I i6o TO HAMI AND TURFAN [Chap. XXVIII
elabaration of these results will take time, and it is only in the proposed detailed report on my third expedition that I can hope to present them. To this publication I must accordingly leave the record of the observations concerning the geography and history of the Turfân region in general that I was able to make, and the discussion of the many interesting and complex questions to which they give rise. In the present place I shall limit myself strictly to a record of the modest exploratory work I found occasion to carry out at a couple of smaller sites, and to the information needed as regards the origin of certain antiques which were acquired elsewhere.
The hope of being able to study topographical and archaeological facts which might throw light on the subject of desiccation, as important in Turfân territory as in areas of ancient occupation within the Tarim Basin, induced me to start my tour at the south-eastern end of the basin. There Captain Roborovsky's map marked the ruins of Chong-hassitr, the ` Big Castle ', also locally known as Hassd[r ]-shahri, not far from the extreme eastern end of the marshy salt-lake bed which forms the deepest portion of the Turfân depression and gathers whatever is left of its surface drainage (see Map No. 59. c. 2). The ruins were declared by my Pichan informants to be situated on ground which was now wholly desert, and my archaeological predilection for the latter helped to decide me to make a start there. Our march on November 13 led down the barren narrow valley, where the waters of the Pichan tract disappear between bare clay ridges and drift-sand, and brought me to the flourishing oasis of Lukchun, watered mainly by the stream coming from Lamjin. Under the name of Liu-chung jß fi, it figures already in Han times as the seat of the ` Chang-chin' of the Western countries and as a chief foothold of Chinese power.3 Barometrical readings indicated for Lukchun an elevation of only some 5o feet above sea-level.
For a description of the interesting ground crossed next day on our march to the south-west I must refer to my Personal Narrative.4 Here it will suffice to mention that irrigation from newly constructed Karézes is steadily replacing the precarious cultivation formerly carried on with the water that the canals of Lukchun could bring down in favourable years to this outlying area. The immediate cause of this change, which is proceeding in most of the Turfan settlements, is certainly the increased pressure of population, following the re-establishment of peace and prosperity since the Chinese re-conquest. But since Karéz construction is admittedly a modern innovation in the Turfân region, not dating back further than the end of the eighteenth century at the earliest, we can account for the far larger population in ancient times, to which a variety of archaeological and historical indications point, only by assuming that the water-supply available from surface drainage in former periods was more plentiful than it now is.b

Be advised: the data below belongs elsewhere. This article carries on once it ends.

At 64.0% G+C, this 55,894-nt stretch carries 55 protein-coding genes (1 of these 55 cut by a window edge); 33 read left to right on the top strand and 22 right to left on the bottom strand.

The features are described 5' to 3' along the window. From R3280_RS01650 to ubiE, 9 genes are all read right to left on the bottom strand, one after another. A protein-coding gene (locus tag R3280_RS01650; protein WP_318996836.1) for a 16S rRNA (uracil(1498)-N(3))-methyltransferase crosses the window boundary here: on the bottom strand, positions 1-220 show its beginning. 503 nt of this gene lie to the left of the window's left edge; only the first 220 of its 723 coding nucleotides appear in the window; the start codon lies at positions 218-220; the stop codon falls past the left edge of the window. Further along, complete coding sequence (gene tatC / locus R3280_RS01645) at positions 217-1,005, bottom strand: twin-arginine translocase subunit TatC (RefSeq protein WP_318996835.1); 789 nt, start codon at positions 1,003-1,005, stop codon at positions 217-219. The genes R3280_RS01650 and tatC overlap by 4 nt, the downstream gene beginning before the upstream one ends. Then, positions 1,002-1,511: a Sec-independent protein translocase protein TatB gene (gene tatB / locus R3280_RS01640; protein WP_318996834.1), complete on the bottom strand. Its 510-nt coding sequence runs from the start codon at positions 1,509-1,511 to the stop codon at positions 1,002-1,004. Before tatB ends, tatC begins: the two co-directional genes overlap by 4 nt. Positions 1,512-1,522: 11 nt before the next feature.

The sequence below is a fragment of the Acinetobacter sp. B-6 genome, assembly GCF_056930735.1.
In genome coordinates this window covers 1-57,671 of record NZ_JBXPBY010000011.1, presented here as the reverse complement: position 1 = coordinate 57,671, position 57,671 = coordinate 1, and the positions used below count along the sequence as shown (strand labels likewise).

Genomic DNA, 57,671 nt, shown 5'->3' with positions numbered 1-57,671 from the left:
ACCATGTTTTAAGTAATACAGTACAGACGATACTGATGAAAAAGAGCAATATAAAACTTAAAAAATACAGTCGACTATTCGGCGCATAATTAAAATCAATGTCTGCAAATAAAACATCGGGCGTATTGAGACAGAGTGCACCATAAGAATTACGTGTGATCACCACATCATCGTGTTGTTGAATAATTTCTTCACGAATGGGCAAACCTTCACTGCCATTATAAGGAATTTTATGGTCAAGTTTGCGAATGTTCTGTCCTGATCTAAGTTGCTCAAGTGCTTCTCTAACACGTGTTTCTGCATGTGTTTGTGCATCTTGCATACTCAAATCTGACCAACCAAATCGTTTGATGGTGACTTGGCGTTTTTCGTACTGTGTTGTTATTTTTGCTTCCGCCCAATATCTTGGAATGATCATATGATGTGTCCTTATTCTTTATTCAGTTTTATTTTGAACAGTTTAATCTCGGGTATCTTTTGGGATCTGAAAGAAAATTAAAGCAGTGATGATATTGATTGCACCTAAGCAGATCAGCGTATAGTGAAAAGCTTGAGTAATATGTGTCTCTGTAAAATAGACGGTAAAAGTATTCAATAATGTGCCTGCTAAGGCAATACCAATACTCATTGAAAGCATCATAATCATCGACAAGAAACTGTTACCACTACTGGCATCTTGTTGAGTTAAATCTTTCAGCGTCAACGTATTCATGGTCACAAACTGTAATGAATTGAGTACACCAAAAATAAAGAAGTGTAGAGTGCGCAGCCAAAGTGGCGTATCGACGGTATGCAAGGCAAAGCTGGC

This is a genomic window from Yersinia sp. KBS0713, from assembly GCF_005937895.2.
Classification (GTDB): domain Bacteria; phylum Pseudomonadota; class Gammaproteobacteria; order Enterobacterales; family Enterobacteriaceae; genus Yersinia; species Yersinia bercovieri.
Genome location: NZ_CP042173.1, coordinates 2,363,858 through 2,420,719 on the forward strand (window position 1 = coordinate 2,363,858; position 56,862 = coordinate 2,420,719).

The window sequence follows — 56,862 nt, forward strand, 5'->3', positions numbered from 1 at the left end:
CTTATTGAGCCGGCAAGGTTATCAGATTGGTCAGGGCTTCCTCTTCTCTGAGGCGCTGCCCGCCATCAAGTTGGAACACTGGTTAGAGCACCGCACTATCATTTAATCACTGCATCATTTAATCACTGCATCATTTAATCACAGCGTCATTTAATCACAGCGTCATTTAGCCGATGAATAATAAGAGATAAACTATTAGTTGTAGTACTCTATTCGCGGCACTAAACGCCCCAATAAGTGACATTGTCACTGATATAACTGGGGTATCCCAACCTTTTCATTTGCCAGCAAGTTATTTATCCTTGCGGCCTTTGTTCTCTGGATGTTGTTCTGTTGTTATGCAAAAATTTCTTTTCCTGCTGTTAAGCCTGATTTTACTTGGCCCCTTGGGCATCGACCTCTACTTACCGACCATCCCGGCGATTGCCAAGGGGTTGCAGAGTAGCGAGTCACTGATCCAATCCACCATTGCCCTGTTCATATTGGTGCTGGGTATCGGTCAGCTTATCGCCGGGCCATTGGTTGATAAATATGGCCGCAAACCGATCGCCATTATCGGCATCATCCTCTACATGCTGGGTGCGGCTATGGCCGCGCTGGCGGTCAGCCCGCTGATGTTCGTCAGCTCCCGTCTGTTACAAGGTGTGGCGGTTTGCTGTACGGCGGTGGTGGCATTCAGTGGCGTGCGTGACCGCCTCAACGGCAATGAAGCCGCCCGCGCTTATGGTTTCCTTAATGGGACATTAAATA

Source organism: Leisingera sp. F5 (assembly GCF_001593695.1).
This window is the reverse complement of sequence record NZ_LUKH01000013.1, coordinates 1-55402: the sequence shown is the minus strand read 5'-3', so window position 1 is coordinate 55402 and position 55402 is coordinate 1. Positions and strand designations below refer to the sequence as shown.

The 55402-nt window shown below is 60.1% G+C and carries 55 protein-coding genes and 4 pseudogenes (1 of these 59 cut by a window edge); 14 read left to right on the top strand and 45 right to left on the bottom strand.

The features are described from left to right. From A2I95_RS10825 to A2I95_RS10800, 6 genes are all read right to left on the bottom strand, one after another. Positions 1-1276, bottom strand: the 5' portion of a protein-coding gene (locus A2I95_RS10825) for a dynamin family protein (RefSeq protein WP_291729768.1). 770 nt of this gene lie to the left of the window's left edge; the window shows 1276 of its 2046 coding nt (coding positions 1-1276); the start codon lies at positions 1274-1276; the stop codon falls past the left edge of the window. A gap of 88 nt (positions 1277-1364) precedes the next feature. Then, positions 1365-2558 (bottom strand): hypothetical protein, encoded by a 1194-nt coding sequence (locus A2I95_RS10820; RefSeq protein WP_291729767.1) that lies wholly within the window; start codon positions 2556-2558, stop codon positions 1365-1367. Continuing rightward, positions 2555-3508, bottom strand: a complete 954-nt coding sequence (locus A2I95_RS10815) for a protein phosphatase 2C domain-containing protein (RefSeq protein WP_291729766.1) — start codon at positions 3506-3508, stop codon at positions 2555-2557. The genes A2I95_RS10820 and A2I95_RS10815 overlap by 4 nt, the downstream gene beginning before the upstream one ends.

Clear evidence of the desiccation here implied, whatever its cause, period of commencement, or duration, was forthcoming on the approach to the site. At the farm of Bash-tam, some seven miles from the southern edge of continuous Lukchun cultivation, the last small patches of Karéz-irrigated land were left behind. Beyond we passed fields long ago abandoned and overrun by thorny scrub of the desert, and then crossed a shallow bed in which the water of the Lukchun canals, when left unused in the winter, endeavours to make its way down to the terminal lake-bed. On account of evaporation and absorption in the soil, no water could now ever reach so far down during the spring, when it is most needed in the oasis, or during the terrible heat of the Turfân summer, unless, perhaps, at the time of quite exceptional rain-floods from the distant mountains. To the south of this temporary overflow-bed there stretched a wide sandy plain with plentiful thorny scrub and small tamarisks growing amidst rudimentary dunes. Wherever the ground was left clear of drift-